Mu'awiya was the founder of the Ummayyad dynasty, and reigned as Caliph from 661-680 A.D..
Mu'awiya was the son of Abu Sufyan, the leader of the Abd Shams clan. Most of the members of this clan rejected Muhammad until the conquest of Mecca in 630. Mu'awiya and his father came to Islam through gifts. Early after his conversion, Mu'awiya worked as one of Muhammad's scribes.
During the reign of the first Caliph Abu Bakr, Mu'awiya fought against the Byzantines in Syria. Caliph 'Umar appointed Mu'awiya Governor of Damascus. 'Uthman gave him control of Syria and north-western Iraq. Mu'awiya had a strong army which he used effectively against the Byzantines.
'Uthman's murder and the accession of 'Ali to the Caliphate in 656 gave Mu'awiya an opportunity to seize power. 'Ali had problems establishing his legitimacy. When 'Ali asked Mu'awiya for an oath of allegience, much of the Syrian population believed that 'Ali was responsible for 'Uthman's murder. Mu'awiya refused to pledge his allegience to 'Ali. The two men fought at the Battle of Siffin in 657 A.D.. Mu'awiya called for arbitration, which ultimately solved nothing. It did, however, delegitimized 'Ali in the eyes of many of his supporters. The Syrians named Mu'awiya the Caliph, and he took Egypt in the same year. Mu'awiya then took over Iraq and moved the seat of the Caliphate to Damascus.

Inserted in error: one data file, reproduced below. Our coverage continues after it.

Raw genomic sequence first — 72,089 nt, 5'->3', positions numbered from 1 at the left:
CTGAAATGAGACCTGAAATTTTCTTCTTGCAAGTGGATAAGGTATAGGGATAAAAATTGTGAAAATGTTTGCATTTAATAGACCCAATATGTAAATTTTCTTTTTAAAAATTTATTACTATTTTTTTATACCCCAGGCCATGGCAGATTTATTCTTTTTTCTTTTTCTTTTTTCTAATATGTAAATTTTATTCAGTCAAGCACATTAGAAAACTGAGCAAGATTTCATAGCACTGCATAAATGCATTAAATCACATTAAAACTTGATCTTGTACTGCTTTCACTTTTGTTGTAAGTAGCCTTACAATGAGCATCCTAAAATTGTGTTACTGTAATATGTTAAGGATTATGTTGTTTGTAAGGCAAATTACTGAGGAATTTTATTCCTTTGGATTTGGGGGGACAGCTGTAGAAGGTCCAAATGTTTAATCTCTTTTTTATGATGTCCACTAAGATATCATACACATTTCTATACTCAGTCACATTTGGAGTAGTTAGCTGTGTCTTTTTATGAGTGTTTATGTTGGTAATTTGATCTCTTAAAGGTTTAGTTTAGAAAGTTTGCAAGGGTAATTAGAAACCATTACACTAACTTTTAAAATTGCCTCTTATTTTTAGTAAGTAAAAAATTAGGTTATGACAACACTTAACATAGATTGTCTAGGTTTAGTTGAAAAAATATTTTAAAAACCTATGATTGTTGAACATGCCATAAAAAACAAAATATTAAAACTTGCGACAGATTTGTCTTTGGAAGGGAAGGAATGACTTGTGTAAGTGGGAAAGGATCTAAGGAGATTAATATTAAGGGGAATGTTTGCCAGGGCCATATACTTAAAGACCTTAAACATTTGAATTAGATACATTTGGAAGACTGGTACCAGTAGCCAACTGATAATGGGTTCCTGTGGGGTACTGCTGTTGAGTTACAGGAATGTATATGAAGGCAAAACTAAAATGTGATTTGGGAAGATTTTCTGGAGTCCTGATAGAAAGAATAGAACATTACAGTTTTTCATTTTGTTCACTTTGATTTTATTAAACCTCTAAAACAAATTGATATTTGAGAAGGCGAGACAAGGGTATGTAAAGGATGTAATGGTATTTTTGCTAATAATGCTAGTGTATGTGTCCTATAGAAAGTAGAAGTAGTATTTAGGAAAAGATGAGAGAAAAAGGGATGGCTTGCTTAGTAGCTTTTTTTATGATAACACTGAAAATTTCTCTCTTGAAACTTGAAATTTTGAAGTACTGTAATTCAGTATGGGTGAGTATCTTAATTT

Mu'awiya attacked the Byzantines in Anatolia and in North Africa and conquered Tripolitania and Ifriqiyah, launching attacks into, what is now Algeria. Mu'awiya also led to a three-year seige of Constantinople (674-677) and expanded his empire to the Oxus River.
Mu'awiya governed his empire with a combination of Arab tribal tradition and Byzantine administration. He had the loyalty of the Syrians and pacified the Iraqi tribes by adopting the traditional council of elders where each tribe was represented by its leader at a council that was linked to the caliph through his governors. Mu'awiya also used the Byzantine administrative offices, employing Christians, who in some cases, were from the same families that had served the Byzantine government. Mu'awiya also credited special bureaus, known as diwan, in order to centralize the government.
Mu'awiya's designated his son Yazid as his successor, establishing hereditary succession as the norm for the Caliphate.
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